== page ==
Tuesday, February 05, 2008

Reader's Diary #327- Pierre Berton: The National Dream (FINISHED!)

A few years ago I read Pierre Berton's The Arctic Grail and was thoroughly impressed. It was amazing how what was essentially a history book read like a novel. The arctic explorers were every bit as compelling as any fictional characters I had come across in other books. At the beginning of The National Dream Berton again presents us with a "cast of characters". Let the drama unfold...

Oh. Political drama.

I don't have an aversion to politics per se. I'm actually finding all the Obama/Clinton stuff in the States quite interesting right now. But reading 400+ pages of political history was more than I really needed.

And more than I expected. I understand that no discussion on the Canadian Pacific Railway could exist without some background into the politics and bureaucracy involved. Afterall, the whole existence of the country as we know it depended on it. British Columbia only agreed to join if it was connected to Manitoba, Ontario and the rest of Canada by a railway. Plus all the land in between was under serious threat of being usurped by those scary people south of the border.

I guess a lot of the problem was expectations. I had wanted more about the building of the railroad. I've heard a little about the Chinese workers and their horrible conditions working on the railroad, but Berton doesn't explore that angle at least in this book. I only realized after the fact that those issues are discussed in the sequel The Last Spike. For now all I got were pre-construction debates, bickering between the liberals and the conservatives, scandals, and pretty much the same crap that's still going on today. Perhaps the ability to look back and see how similar things were back then was interesting, but just for a while. Big business, by the way, is not a new phenomenom.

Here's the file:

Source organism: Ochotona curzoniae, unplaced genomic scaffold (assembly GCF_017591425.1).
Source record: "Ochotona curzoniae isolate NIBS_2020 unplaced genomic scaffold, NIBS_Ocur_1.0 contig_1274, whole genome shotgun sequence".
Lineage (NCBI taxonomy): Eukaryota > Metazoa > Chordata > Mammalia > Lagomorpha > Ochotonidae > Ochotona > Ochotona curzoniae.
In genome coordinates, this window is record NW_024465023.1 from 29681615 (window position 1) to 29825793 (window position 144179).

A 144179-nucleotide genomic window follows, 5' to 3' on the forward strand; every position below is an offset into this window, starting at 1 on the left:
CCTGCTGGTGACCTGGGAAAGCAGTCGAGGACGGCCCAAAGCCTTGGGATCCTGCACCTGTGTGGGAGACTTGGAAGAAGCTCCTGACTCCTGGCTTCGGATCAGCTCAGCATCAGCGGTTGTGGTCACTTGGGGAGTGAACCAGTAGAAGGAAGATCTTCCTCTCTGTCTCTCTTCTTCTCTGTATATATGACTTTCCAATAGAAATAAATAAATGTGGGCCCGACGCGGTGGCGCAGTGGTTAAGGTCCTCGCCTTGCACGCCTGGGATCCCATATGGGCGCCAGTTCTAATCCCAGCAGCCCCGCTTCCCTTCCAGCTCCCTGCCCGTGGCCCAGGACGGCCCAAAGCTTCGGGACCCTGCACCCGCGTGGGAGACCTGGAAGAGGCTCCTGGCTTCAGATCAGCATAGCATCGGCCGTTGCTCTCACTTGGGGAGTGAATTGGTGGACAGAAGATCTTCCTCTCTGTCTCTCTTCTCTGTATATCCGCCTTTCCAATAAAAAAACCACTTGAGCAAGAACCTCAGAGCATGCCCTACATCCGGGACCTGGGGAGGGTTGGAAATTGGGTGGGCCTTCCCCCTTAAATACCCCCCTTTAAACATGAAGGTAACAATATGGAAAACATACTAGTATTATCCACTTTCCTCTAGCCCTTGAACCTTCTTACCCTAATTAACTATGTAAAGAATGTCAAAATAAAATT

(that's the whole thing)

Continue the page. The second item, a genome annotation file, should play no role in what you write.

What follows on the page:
Unfortunately it wasn't only the topic that soured me on the book. Surprisingly, I even felt that Berton's writing was annoying. Most problematic was his constant references to old portraits. It was astounding how much he seemed to think one could surmise from a mere picture. Refering to a photo of Sir Hugh Allan, for example, Berton writes that he "looks like the prototype of the nineteenth-century robber baron. He is seen taking a pace forward as if to lunge upon the hapless photographer..." It was enough to write about the activities of these individuals (the drinking of Sir John A. MacDonald, the wild excursion of Donald Smith from Labrador to Montreal, etc) to get a sense of who these people were. The constant portrait personality profiling seemed cheap and sensational. I don't remember having that issue with The Arctic Grail. Perhaps my memory is faulty, perhaps an editor stepped in, or perhaps Berton finally realized that pictures aren't always worth a thousand words.

This was my 8th book for the Canadian Reading Challenge and, though it had nothing to do with the Yukon, was my choice for that territory since Berton is probably their most well-known and prolific authors. And if you're Canadian I know you've all seen this a million times. If not, it caused quite a stir at the end of Berton's relatively controversy-free life...

What have your literary icons been up to?

The Soundtrack:
1. At The Hundredth Meridian by the Tragically Hip
2. The Locomotion by Grand Funk Railroad
3. Go West by The Cult
4. The Monorail Song by The Simpsons
5. Money Talks by Rubella Ballet


Remi said...

It never really gets old, does it? I liked when he had Margaret Atwood dress up in goalie gear and show how to stop a puck.

One more reason why CanLit is cool.

Chrisbookarama said...

I never saw that one. That was a riot!

Barbara Bruederlin said...

Oh yes, and I do like the Margaret Atwood bit as well!

One of my Canlit icons, Douglas Coupland, is having his books turned into tv shows. I haven't seen JPod yet though, have you?

Melwyk said...

I'd never seen this one - where have I been? Hilarious, thanks for sharing, John.

Anonymous said...

Thankyouthankyouthankyou for posting that clip.